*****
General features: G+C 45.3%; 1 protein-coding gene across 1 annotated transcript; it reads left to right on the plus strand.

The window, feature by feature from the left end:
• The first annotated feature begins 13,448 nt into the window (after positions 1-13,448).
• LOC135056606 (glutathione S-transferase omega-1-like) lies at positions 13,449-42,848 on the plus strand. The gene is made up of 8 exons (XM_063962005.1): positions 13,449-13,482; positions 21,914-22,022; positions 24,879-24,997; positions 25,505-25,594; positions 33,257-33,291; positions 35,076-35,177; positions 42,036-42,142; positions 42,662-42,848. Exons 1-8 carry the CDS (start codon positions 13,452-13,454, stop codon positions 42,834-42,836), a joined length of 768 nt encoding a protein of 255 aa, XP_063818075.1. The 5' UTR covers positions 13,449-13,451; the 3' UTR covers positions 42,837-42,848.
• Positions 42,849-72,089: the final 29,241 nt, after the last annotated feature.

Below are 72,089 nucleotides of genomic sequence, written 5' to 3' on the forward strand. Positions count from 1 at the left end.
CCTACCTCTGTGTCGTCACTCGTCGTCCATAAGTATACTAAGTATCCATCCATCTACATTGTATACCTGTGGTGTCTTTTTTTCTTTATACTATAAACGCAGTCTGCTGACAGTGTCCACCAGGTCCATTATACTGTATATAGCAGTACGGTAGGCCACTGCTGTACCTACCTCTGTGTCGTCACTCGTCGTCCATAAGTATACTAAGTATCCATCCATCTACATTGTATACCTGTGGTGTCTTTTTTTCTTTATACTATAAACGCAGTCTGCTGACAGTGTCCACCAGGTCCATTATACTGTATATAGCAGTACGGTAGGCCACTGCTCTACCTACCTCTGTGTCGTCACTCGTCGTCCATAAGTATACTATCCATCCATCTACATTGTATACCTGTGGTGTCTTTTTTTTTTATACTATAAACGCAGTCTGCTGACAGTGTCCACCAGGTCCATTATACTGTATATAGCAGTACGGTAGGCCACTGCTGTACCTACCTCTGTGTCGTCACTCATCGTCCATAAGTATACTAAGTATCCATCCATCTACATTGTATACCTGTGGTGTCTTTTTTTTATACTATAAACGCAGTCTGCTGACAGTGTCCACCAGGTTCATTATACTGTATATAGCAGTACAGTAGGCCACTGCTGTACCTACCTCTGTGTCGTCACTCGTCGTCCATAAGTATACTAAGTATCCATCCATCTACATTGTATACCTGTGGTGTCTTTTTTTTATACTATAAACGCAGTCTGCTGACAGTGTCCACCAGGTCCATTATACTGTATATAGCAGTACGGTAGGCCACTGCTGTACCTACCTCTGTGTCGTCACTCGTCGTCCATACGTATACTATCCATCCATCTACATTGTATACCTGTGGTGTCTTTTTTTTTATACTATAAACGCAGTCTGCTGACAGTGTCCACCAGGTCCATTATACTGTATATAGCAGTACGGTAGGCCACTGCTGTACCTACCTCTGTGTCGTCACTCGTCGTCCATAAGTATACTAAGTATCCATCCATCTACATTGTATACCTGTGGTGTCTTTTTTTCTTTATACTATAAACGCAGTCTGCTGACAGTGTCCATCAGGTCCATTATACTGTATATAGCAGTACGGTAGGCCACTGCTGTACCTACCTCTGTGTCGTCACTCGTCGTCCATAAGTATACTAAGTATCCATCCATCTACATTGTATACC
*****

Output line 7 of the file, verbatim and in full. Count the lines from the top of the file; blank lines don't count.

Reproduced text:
CCTACCTCTGTGTCGTCACTCGTCGTCCATAAGTATACTAAGTATCCATCCATCTACATTGTATACCTGTGGTGTCTTTTTTTCTTTATACTATAAACGCAGTCTGCTGACAGTGTCCACCAGGTCCATTATACTGTATATAGCAGTACGGTAGGCCACTGCTGTACCTACCTCTGTGTCGTCACTCGTCGTCCATAAGTATACTAAGTATCCATCCATCTACATTGTATACCTGTGGTGTCTTTTTTTCTTTATACTATAAACGCAGTCTGCTGACAGTGTCCACCAGGTCCATTATACTGTATATAGCAGTACGGTAGGCCACTGCTCTACCTACCTCTGTGTCGTCACTCGTCGTCCATAAGTATACTATCCATCCATCTACATTGTATACCTGTGGTGTCTTTTTTTTTTATACTATAAACGCAGTCTGCTGACAGTGTCCACCAGGTCCATTATACTGTATATAGCAGTACGGTAGGCCACTGCTGTACCTACCTCTGTGTCGTCACTCATCGTCCATAAGTATACTAAGTATCCATCCATCTACATTGTATACCTGTGGTGTCTTTTTTTTATACTATAAACGCAGTCTGCTGACAGTGTCCACCAGGTTCATTATACTGTATATAGCAGTACAGTAGGCCACTGCTGTACCTACCTCTGTGTCGTCACTCGTCGTCCATAAGTATACTAAGTATCCATCCATCTACATTGTATACCTGTGGTGTCTTTTTTTTATACTATAAACGCAGTCTGCTGACAGTGTCCACCAGGTCCATTATACTGTATATAGCAGTACGGTAGGCCACTGCTGTACCTACCTCTGTGTCGTCACTCGTCGTCCATACGTATACTATCCATCCATCTACATTGTATACCTGTGGTGTCTTTTTTTTTATACTATAAACGCAGTCTGCTGACAGTGTCCACCAGGTCCATTATACTGTATATAGCAGTACGGTAGGCCACTGCTGTACCTACCTCTGTGTCGTCACTCGTCGTCCATAAGTATACTAAGTATCCATCCATCTACATTGTATACCTGTGGTGTCTTTTTTTCTTTATACTATAAACGCAGTCTGCTGACAGTGTCCATCAGGTCCATTATACTGTATATAGCAGTACGGTAGGCCACTGCTGTACCTACCTCTGTGTCGTCACTCGTCGTCCATAAGTATACTAAGTATCCATCCATCTACATTGTATACC